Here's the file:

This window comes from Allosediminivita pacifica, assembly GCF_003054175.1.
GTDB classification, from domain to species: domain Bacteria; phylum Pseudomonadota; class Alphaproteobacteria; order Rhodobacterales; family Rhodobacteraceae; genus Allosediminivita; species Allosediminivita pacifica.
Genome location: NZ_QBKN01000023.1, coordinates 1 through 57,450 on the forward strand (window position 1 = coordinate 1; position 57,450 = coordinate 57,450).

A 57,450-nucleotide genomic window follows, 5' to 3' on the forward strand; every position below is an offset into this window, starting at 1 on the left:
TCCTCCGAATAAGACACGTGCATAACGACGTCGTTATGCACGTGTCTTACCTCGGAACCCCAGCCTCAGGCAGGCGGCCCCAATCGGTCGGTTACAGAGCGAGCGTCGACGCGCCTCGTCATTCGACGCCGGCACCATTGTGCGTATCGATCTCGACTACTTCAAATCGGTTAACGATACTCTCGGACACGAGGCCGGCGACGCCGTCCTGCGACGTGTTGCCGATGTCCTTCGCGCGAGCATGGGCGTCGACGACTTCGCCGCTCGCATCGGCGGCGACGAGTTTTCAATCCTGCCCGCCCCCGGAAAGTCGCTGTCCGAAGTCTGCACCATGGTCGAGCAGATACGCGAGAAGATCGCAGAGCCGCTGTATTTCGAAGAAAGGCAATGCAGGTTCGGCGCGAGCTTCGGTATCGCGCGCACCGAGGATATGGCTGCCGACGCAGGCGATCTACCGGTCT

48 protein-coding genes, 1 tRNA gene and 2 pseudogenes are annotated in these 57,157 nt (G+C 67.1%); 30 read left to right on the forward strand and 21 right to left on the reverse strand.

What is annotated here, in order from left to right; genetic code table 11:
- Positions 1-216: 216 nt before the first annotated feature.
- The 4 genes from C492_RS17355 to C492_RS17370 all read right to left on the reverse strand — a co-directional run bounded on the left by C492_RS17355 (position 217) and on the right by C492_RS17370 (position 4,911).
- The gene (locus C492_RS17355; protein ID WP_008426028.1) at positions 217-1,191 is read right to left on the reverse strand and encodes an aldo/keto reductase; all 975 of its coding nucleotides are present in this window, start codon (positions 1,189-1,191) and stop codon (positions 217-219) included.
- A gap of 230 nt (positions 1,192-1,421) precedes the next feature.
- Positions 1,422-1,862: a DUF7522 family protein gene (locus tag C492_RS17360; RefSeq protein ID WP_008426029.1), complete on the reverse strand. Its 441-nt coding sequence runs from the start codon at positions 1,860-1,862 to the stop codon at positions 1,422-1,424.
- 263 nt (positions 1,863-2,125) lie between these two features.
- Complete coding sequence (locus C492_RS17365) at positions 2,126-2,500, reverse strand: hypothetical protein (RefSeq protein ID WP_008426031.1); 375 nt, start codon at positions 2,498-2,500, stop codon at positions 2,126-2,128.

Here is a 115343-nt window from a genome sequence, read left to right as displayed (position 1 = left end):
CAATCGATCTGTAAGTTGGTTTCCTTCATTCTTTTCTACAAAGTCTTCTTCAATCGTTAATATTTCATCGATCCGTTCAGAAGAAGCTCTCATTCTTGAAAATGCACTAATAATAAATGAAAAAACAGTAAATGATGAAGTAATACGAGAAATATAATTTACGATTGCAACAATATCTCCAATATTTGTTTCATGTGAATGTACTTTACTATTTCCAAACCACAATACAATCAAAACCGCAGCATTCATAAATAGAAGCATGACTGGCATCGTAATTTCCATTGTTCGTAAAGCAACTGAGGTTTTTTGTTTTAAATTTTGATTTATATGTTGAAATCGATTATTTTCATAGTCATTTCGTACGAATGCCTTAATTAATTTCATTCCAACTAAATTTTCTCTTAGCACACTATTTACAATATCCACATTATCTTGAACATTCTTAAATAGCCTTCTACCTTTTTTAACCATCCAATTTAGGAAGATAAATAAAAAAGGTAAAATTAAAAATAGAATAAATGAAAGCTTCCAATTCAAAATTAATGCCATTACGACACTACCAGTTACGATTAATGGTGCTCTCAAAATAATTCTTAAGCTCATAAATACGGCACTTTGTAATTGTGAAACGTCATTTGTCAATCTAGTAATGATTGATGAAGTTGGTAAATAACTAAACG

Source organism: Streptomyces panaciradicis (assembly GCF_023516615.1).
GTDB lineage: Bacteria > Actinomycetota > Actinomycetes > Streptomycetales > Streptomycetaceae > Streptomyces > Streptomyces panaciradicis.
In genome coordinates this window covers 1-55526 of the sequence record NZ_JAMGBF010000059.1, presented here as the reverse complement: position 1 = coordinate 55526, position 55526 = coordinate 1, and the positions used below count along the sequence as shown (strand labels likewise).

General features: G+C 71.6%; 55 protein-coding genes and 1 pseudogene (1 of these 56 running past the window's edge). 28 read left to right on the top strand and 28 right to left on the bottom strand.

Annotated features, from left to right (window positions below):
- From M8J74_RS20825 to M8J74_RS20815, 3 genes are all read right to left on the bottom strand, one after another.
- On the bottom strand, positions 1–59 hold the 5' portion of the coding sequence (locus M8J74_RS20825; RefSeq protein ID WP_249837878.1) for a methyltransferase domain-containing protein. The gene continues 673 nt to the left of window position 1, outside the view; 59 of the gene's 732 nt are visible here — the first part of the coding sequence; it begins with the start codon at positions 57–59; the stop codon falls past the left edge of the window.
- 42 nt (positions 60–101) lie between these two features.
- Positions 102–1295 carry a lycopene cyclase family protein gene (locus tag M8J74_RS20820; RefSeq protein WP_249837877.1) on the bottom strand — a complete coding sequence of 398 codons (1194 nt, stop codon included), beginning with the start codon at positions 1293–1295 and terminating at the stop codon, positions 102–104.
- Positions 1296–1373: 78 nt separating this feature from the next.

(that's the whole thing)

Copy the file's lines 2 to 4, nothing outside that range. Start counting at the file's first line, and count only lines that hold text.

GTDB classification, from domain to species: domain Bacteria; phylum Pseudomonadota; class Alphaproteobacteria; order Rhodobacterales; family Rhodobacteraceae; genus Allosediminivita; species Allosediminivita pacifica.
Genome location: NZ_QBKN01000023.1, coordinates 1 through 57,450 on the forward strand (window position 1 = coordinate 1; position 57,450 = coordinate 57,450).

A 57,450-nucleotide genomic window follows, 5' to 3' on the forward strand; every position below is an offset into this window, starting at 1 on the left: